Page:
Outdoor recreation — be aware


By Rick Garrison, BS, EHS - Environmental Health Director, FCPH



Summer is finally here. What a long cold winter and spring. I love summer, especially the outdoors and the opportunity to go on hikes and play disc golf. Unfortunately, the outdoors does not come without risk. In the high grass and other places are the small critters waiting for a blood meal — these critters are known as ticks.

Where ticks can be found

Ticks usually occur among high grasses and weeds such as overgrown vacant lots and fallow farm fields waiting for an opportunity to cling onto a passing animal or human. Ticks usually crawl to a high point on the body or where the skin is the thinnest on animals such as behind the ears and arm pits.

Ticks and Lyme disease

Ticks carry many diseases. Lyme disease is the most common disease carried by Ixodes which are known by their common names of deer and black legged ticks. Lyme disease is caused by the Borrelia bacterium. This bacterium is transmitted by a bite from the tick. Signs of Lyme disease can occur within a week of the bite. The symptoms are usually rash, fever, headaches and fatigue. If left untreated symptoms can progress to joint and body pains. In the early stages of Lyme disease, the test can show negative. Other ticks can also spread diseases such as Rocky Mountain Spotted Fever and Tularemia.

Seek treatment for infection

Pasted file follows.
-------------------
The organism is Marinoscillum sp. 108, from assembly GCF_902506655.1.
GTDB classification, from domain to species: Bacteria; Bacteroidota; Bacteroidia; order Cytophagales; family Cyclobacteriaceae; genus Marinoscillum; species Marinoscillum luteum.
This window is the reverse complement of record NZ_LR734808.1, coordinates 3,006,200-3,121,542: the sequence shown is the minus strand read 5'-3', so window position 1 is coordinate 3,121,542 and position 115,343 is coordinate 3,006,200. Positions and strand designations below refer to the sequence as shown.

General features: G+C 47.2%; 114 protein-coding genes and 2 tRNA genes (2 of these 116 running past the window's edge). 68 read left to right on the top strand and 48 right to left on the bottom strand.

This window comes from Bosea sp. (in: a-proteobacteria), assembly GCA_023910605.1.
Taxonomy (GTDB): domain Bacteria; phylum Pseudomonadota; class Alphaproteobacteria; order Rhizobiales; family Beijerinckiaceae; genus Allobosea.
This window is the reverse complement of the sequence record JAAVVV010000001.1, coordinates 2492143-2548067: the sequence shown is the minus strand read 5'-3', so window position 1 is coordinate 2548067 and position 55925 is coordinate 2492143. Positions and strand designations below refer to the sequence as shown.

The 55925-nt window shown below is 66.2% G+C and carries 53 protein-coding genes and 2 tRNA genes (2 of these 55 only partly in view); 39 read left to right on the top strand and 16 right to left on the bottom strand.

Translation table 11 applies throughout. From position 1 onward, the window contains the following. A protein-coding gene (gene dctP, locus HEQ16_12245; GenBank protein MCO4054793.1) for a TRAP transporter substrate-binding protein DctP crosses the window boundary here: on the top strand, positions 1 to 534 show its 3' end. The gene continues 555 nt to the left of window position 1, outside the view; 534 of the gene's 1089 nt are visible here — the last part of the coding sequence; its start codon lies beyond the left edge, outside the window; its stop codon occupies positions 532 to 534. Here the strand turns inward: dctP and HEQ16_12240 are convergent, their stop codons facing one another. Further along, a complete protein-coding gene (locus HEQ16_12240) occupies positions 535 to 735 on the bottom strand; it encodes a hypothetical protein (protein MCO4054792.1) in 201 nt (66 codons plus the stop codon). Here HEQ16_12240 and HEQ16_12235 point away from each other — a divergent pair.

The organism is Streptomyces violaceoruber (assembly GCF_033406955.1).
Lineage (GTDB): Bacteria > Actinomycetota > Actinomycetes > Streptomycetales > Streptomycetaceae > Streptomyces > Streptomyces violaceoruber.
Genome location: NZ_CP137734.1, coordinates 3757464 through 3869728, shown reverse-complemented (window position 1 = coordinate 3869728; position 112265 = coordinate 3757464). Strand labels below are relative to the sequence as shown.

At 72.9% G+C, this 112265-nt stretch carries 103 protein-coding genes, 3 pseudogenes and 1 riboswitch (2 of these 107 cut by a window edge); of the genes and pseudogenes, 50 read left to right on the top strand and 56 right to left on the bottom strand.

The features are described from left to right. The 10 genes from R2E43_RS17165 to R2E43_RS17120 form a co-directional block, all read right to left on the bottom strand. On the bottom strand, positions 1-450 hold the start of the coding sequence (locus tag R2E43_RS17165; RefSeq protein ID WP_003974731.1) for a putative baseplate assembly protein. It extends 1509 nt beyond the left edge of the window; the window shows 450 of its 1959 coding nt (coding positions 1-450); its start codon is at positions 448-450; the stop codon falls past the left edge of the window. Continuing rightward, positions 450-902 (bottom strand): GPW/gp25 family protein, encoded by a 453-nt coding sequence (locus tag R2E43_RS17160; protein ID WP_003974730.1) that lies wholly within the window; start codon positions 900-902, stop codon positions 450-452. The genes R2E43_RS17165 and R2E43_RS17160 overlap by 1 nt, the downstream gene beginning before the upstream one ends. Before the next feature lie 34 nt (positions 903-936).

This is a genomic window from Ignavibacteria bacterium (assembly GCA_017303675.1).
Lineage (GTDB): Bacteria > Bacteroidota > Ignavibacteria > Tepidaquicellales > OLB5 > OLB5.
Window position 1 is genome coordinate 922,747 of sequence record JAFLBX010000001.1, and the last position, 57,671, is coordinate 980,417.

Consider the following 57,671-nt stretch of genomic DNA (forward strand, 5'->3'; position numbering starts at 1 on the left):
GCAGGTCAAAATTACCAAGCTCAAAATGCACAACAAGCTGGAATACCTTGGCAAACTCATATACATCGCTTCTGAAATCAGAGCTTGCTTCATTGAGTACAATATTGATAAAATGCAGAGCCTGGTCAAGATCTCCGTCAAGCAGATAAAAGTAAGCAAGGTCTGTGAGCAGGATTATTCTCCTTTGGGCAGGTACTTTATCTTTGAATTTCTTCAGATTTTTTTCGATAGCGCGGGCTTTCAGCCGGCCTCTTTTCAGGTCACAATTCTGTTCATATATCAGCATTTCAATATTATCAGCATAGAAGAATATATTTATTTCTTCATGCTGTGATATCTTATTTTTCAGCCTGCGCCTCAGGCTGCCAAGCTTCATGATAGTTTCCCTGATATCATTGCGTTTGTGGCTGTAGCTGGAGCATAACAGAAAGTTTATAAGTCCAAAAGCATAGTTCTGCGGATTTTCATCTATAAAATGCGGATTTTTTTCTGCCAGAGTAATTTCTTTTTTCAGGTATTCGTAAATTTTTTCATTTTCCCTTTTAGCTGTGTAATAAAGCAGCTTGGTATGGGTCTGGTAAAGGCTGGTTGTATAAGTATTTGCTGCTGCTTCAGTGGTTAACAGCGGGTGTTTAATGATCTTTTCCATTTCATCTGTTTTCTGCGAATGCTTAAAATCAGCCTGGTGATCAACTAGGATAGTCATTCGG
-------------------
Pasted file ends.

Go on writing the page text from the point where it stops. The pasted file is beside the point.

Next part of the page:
It is important to receive the appropriate antibiotics as soon as possible once symptoms of an infection are observed. Seek prompt medical attention if symptoms are experienced. Ticks cannot be tested for the bacterium successfully. Species of ticks can be identified if submitted to a proper laboratory.

Reduce exposure to ticks

The exposure to ticks can be reduced by;

1. Avoiding tick infested areas

2. Tucking pants into socks

3. Make frequent inspection for ticks.

4. Check children twice a day

5. Do not permit dogs to run loose.

6. Check clothing for crawling ticks. Keep yard and play areas well mowed.

Remove ticks safely

To remove a tick:

1. Shield fingers with a paper towel or use tweezers.

2. Grasp the tick close to the skin and with steady pressure pull straight out. Take care not to crush or puncture the tick.

Ticks can be safely disposed of by placing them in a container of oil, alcohol or kerosene.

Fayette County Public Health will be handing out tick removal tools at the Community Health Fair & Family Fun Day this Saturday, June 11 at Grace Community Church, 525 Glenn Avenue, Washington Court House. Health screenings will begin at 8 a.m. Family fun events will begin at 9 a.m. The Columbus Zoo will make an appearance at noon.

Rick Garrison is the Environmental Health Director for Fayette County Public Health. For further information about ticks, please visit the Ohio Department of Health web page and click on T for ticks.

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By Rick Garrison, BS, EHS

Environmental Health Director, FCPH